The price of Bitcoin is surging towards ground-breaking levels of $50,000 after Elon Musk announced that Tesla, the electric car maker he is chief executive of, invested $1.5 billion in the cryptocurrency. Musk also said that Tesla will start accepting Bitcoin as payment for its vehicles. This morning the Bitcoin price had reached just over $47500, up almost 22% for 24 hours and 36.8% over 7 days.
The Tesla announcement was being hailed by some financial markets analysts as a breakthrough moment for the digital currency. Musk himself stated his belief Bitcoin is “on the verge” of mainstream acceptance.
The spectacular gains of the past week mean Bitcoin’s exchange value is now up 50% for 2021 and over 275% since mid-October last year. Proponents will now be convinced the original cryptocurrency is reaching a tipping point into mainstream finance. Cynics will be concerned Musk’s intervention is stoking a bubble to new levels of excess.
Tesla’s investment (or speculation, depending on your point of view) was made possible by its board’s decision to last month approve a change to investment policy, allowing the company to invest in commodities including gold and cryptocurrencies. In a filing to the stock exchange disclosing the $1.5 billion Bitcoin position, Tesla added:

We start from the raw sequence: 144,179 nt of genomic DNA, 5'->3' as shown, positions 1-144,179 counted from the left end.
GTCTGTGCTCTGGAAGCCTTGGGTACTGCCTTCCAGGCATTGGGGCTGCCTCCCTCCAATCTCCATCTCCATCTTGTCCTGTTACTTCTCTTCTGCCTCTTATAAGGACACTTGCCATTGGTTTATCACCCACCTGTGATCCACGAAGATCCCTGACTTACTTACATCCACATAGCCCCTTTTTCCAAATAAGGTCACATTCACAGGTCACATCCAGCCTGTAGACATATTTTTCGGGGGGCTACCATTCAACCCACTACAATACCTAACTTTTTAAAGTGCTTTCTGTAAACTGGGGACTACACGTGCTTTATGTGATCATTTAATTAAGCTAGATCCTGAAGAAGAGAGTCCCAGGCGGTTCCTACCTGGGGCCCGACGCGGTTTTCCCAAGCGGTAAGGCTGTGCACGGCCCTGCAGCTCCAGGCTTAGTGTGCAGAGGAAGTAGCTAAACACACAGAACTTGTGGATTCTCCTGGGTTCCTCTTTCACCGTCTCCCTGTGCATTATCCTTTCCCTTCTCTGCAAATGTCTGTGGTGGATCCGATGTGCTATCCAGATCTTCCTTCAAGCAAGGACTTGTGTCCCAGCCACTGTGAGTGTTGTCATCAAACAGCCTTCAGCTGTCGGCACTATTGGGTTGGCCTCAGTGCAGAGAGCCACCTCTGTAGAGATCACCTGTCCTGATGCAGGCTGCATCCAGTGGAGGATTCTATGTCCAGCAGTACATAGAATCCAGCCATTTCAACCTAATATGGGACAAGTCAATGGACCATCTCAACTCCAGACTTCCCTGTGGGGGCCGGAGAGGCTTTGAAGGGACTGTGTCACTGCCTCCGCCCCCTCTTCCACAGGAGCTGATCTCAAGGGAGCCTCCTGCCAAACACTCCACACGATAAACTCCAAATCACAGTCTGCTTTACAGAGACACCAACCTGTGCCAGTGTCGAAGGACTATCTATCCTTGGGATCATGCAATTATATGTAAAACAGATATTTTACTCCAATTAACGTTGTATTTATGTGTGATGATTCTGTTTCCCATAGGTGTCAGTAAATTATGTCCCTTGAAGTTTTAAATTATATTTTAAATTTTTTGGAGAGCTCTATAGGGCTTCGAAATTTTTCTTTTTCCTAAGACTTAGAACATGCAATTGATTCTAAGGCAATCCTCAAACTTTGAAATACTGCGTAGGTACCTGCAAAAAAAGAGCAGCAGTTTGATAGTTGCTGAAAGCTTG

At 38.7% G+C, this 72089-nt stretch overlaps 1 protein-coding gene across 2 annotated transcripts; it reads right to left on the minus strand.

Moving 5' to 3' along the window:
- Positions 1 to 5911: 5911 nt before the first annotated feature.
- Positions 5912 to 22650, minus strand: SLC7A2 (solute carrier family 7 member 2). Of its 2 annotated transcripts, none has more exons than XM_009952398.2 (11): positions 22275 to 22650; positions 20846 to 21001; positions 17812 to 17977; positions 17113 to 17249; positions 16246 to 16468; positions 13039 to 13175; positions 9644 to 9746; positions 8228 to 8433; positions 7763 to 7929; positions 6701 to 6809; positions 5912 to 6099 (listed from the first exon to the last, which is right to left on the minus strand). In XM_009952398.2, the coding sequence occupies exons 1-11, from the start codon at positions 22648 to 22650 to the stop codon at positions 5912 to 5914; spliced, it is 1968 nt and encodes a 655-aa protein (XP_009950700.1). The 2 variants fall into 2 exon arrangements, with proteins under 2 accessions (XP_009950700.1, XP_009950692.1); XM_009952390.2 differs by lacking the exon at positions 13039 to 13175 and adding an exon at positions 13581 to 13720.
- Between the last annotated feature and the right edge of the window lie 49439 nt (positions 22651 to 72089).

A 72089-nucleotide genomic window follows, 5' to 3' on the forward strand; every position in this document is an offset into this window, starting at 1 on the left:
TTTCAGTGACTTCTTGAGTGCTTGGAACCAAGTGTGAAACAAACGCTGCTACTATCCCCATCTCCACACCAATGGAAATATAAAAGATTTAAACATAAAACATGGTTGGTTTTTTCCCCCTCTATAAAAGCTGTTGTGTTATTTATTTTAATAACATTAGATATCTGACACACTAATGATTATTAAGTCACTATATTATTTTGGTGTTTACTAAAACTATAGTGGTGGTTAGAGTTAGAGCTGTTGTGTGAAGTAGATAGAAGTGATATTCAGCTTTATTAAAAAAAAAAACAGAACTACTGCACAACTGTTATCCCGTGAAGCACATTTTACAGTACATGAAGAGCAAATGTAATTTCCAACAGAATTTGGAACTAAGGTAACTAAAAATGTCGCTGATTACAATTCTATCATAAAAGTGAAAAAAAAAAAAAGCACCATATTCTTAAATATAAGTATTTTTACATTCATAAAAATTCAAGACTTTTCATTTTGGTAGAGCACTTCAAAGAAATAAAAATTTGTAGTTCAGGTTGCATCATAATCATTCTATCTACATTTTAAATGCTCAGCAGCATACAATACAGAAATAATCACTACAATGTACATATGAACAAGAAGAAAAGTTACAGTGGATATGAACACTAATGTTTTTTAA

“Moreover, we expect to begin accepting bitcoin as a form of payment for our products in the near future.”
The investment means that investors in the world’s most valuable car manufacturer, Tesla’s market capitalisation has risen above $800 billion after a phenomenal bull run over recent months, also now have exposure to Bitcoin. Even investors in the S&P 500, of which Tesla is now a constituent, have some level of investment exposure. Investment management firm Wedbush Securities published an analysts note that referred to Tesla’s investment as “a major move that will have a ripple effect”, across the world.
Wall Street’s establishment has also appeared to soften its stance towards Bitcoin recently. A little over three years ago BlackRock founder Larry Fink described the cryptocurrency as an “index of money laundering”. JP Morgan chief executive Jamie Dimon threatened to fire any of the bank’s traders caught dabbling in it, even in a personal capacity, calling investing in the digital asset “stupid”.
However, Fink and Dimon appeared to be backtracking with recent statements. The former described a change of opinion on Bitcoin to viewing the cryptocurrency as “something that’s real” and “could evolve into a global market”. Dimon has observed that while digital assets including Bitcoin are still not his “cup of tea”, he admitted he had seen “very smart people” investing in it.
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